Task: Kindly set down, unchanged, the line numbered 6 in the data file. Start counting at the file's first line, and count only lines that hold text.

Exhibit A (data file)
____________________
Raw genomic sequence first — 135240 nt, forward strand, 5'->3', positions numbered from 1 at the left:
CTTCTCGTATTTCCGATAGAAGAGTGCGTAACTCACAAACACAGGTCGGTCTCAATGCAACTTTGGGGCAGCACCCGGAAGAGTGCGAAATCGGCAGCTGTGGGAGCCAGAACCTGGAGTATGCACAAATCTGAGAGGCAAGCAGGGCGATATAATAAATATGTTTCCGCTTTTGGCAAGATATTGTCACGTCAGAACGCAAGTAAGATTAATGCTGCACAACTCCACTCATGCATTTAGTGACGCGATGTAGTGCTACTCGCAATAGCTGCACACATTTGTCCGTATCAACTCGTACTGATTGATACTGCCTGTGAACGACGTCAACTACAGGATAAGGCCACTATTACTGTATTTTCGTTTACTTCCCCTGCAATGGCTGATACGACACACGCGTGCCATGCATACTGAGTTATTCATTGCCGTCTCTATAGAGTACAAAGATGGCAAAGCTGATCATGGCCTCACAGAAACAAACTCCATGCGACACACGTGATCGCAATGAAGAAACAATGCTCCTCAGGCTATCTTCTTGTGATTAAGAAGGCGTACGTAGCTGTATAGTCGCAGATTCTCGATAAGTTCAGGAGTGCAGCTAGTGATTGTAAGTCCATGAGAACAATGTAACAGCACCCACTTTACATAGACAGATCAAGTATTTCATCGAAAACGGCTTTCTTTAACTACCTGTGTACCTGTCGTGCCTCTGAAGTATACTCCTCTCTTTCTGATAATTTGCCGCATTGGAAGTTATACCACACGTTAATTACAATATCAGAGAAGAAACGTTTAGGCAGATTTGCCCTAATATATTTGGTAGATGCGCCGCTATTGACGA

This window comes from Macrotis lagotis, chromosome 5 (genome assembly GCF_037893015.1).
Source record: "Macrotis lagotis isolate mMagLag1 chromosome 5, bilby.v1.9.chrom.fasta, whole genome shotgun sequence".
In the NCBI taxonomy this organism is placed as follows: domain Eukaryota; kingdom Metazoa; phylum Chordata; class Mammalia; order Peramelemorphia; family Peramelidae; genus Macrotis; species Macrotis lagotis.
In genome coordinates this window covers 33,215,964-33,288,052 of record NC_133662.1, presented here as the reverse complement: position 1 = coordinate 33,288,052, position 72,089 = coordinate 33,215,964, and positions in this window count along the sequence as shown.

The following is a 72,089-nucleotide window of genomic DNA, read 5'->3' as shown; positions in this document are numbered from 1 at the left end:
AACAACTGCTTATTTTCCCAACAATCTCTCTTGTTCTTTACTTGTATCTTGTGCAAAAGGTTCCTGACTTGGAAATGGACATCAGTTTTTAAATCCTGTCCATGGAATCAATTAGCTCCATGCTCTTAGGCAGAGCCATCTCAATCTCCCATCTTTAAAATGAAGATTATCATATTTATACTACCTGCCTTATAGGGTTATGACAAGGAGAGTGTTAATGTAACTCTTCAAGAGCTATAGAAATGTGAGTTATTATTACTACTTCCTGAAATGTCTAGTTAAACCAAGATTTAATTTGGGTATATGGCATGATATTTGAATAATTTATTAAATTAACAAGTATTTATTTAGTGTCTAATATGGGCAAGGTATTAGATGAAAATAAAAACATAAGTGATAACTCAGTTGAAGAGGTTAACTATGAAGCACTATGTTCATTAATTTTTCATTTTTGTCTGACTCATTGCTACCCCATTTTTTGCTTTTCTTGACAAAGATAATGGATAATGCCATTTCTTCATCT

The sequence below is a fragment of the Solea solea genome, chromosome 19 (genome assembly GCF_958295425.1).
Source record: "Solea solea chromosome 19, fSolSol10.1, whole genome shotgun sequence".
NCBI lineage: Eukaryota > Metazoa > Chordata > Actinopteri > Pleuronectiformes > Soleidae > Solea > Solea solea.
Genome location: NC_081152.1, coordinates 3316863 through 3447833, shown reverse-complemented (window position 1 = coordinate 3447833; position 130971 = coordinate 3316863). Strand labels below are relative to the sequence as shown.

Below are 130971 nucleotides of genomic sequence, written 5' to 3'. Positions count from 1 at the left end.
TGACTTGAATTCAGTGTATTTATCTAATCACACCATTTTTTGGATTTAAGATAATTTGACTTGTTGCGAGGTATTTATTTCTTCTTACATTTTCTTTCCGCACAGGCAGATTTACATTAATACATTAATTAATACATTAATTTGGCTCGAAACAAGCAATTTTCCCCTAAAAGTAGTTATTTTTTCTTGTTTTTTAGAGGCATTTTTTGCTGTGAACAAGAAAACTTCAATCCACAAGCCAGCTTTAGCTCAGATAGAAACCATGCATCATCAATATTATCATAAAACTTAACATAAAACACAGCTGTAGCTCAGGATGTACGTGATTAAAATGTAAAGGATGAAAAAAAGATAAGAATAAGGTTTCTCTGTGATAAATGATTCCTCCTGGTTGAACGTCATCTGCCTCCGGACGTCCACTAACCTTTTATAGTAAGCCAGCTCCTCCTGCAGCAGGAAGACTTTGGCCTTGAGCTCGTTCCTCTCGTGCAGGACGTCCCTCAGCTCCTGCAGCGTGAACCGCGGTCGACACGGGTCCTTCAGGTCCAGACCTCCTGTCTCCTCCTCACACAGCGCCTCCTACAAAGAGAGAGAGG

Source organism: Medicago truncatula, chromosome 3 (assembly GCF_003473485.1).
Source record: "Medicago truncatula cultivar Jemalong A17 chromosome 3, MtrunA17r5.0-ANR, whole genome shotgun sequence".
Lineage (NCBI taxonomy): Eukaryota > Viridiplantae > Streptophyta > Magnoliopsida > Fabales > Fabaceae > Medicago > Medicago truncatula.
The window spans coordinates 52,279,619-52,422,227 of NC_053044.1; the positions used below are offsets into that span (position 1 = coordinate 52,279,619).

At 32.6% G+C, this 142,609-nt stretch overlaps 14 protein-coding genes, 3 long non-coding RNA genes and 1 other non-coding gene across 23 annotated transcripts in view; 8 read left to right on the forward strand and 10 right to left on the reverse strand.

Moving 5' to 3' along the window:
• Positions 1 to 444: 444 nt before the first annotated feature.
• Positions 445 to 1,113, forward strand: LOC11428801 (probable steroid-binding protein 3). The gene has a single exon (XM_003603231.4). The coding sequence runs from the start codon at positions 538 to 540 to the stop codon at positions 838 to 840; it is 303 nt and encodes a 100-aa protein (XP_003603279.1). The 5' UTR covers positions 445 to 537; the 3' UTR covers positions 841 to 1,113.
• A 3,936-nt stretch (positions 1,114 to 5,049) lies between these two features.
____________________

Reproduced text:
In genome coordinates this window covers 33,215,964-33,288,052 of record NC_133662.1, presented here as the reverse complement: position 1 = coordinate 33,288,052, position 72,089 = coordinate 33,215,964, and positions in this window count along the sequence as shown.